The word castile is mentioned once during Harper Lee's novel To Kill a Mockingbird. It can be found in Chapter 12 as part of Scout's narration of the rough bath given to her by Calpurnia prior to their visit to the First Purchase A.M.E. Church.
She made me soap all over twice, drew fresh water in the tub for each rinse; she stuck my head in the basin and washed it with Octagon soap and castile.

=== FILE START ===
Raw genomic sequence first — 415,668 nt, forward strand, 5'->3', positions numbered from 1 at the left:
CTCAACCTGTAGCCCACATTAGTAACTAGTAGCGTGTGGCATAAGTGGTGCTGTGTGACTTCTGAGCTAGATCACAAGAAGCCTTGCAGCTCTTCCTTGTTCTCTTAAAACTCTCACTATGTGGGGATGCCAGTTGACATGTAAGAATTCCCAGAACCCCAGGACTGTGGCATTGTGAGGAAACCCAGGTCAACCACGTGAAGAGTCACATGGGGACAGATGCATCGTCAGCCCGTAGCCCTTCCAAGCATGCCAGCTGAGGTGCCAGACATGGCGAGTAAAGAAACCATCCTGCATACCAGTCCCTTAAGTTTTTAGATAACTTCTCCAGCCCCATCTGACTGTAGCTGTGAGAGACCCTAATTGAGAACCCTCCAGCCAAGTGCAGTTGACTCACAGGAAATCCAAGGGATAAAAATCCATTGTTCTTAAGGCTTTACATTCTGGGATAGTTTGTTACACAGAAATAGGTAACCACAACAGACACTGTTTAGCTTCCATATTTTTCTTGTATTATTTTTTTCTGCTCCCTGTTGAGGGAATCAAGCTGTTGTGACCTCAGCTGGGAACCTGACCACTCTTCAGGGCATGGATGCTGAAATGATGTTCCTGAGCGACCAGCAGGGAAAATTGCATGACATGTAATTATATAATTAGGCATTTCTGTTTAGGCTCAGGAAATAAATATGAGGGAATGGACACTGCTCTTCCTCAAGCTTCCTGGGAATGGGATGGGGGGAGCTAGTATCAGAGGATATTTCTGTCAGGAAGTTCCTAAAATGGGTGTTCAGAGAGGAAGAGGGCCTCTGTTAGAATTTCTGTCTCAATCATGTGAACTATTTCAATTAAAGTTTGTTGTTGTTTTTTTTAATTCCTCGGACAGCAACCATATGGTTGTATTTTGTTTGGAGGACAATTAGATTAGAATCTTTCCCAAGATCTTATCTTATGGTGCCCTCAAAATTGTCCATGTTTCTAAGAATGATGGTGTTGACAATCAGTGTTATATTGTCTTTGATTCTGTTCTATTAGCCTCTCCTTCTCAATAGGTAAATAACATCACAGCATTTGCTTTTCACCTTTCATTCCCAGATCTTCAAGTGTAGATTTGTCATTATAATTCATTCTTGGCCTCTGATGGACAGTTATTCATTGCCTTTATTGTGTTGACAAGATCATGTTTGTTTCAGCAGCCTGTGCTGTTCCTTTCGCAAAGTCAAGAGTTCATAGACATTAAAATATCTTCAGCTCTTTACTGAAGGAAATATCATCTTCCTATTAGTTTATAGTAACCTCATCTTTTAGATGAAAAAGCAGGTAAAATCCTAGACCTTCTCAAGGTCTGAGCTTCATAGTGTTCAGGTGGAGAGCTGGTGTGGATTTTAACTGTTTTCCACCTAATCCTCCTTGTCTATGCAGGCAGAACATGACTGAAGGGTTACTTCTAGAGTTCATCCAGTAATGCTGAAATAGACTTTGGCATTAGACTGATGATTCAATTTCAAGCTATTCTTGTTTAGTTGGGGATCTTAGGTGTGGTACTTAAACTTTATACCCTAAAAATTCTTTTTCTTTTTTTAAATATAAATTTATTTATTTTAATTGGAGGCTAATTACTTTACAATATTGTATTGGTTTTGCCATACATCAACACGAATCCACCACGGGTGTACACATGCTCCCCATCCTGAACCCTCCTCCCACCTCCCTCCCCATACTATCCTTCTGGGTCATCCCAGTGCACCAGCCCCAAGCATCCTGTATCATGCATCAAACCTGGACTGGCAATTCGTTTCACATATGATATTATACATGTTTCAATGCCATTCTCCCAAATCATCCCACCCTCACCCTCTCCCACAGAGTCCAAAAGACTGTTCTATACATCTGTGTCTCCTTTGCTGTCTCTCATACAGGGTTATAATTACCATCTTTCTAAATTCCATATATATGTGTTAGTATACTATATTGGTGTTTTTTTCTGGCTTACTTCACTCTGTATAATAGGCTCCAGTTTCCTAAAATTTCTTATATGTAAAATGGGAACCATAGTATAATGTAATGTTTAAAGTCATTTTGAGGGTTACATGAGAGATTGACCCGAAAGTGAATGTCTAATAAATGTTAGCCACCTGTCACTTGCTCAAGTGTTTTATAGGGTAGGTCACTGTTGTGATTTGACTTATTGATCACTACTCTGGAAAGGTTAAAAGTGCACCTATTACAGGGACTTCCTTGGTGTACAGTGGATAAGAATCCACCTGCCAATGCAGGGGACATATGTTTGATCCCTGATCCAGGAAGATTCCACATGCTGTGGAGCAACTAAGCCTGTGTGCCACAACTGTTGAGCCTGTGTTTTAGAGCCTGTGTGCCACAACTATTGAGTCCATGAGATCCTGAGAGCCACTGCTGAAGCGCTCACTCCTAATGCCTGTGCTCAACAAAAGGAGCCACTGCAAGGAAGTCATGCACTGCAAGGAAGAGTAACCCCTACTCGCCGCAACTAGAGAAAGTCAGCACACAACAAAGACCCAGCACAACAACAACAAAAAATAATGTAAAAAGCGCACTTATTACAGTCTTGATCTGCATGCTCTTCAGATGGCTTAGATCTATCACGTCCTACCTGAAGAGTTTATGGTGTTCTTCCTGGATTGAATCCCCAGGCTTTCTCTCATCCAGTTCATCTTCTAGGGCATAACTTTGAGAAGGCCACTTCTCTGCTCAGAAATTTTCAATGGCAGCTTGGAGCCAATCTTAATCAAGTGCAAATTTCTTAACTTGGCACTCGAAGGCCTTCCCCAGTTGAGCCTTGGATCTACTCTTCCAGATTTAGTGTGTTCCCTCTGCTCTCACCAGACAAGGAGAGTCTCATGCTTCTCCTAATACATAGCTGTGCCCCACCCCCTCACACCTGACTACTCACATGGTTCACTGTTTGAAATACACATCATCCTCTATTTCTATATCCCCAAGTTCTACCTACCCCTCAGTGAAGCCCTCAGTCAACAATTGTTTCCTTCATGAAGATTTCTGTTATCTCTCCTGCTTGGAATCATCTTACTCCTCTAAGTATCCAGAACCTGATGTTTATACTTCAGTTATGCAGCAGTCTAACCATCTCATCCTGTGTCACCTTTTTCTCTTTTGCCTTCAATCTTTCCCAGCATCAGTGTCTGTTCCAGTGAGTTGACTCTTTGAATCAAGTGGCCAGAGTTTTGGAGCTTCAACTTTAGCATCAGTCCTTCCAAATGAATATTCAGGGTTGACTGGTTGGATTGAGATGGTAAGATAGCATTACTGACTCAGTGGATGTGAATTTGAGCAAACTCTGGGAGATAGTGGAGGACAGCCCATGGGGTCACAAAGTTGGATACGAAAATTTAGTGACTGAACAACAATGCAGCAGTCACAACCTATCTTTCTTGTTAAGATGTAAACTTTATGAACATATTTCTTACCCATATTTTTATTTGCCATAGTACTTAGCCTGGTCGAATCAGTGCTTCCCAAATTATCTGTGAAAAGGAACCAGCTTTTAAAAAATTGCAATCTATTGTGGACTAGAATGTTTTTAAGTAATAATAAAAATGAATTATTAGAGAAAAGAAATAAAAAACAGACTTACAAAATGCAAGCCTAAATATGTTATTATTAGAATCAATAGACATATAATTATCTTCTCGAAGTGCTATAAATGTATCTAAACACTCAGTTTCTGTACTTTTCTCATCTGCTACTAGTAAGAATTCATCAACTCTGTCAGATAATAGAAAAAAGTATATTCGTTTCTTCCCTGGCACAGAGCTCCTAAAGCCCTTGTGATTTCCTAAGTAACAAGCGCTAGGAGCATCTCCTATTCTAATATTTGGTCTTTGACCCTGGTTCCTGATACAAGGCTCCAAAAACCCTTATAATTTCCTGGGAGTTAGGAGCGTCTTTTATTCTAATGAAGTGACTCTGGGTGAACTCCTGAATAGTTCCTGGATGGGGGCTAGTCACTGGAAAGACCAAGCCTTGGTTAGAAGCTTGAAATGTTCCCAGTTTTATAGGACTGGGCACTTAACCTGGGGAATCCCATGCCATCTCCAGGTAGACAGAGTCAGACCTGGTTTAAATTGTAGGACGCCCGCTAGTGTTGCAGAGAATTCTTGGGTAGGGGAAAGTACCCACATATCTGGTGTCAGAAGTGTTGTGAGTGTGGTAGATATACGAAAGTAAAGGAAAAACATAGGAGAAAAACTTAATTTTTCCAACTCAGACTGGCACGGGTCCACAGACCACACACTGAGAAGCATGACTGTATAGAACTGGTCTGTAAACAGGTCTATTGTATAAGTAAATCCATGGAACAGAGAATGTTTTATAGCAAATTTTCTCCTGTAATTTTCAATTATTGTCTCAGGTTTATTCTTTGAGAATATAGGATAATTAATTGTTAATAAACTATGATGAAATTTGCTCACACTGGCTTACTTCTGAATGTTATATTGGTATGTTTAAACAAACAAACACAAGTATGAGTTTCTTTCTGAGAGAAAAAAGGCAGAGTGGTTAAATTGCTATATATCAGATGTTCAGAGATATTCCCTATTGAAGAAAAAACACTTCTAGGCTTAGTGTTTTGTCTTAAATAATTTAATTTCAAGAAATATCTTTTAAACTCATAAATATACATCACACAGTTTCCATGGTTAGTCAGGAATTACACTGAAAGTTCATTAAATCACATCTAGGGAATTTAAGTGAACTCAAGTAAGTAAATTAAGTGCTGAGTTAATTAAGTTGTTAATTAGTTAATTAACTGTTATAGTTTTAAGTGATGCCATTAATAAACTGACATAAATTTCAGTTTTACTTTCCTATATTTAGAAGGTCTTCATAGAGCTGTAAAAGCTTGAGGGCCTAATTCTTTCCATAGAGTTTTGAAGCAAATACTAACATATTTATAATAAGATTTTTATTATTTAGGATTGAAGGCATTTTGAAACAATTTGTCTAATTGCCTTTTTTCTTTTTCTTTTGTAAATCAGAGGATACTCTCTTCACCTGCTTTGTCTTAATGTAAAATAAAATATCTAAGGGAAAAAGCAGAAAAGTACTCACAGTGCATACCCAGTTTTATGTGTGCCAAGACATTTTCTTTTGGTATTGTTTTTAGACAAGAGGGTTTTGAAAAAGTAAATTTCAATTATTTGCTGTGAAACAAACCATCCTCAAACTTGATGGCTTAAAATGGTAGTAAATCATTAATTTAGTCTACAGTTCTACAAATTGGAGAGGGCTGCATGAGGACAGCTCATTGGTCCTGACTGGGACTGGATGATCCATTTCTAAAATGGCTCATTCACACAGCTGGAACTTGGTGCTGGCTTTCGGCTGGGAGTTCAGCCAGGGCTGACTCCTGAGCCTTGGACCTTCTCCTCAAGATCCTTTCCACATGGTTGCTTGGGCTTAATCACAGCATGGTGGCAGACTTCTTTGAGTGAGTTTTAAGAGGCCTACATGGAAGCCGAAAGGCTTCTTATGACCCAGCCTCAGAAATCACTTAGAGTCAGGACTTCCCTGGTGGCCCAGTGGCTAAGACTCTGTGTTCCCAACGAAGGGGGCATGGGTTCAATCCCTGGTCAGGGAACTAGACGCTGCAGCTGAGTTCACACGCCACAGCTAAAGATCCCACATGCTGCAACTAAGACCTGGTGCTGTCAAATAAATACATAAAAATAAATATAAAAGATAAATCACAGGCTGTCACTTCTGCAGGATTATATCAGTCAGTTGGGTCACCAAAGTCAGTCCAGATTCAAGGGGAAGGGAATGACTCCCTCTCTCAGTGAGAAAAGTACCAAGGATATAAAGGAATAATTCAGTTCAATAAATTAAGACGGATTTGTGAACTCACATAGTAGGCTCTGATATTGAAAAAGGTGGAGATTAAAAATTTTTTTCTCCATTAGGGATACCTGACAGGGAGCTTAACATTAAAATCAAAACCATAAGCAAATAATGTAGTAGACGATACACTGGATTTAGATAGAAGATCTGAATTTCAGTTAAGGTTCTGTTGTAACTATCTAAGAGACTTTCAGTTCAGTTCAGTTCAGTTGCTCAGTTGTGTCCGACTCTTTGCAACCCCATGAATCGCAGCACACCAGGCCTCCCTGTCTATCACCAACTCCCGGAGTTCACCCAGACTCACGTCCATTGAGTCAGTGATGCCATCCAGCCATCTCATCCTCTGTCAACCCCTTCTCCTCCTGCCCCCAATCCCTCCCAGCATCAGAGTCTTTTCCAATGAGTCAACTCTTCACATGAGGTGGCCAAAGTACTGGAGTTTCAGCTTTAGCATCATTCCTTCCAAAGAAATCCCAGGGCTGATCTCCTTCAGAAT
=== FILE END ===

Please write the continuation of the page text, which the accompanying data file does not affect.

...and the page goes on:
Octagon soap was a popular soap in America during the 1930s. It was made by Colgate and was known for its ability as a stain and grease remover. Not only was it used for bathing, but it was also used to clean stoves and woodwork. Castile is a specific type of soap, usually made with olive oil; originating in the 16th century (probably in Belgium or France), it was probably the first type of hard bar soap, used primarily as a body wash, shampoo and conditioner.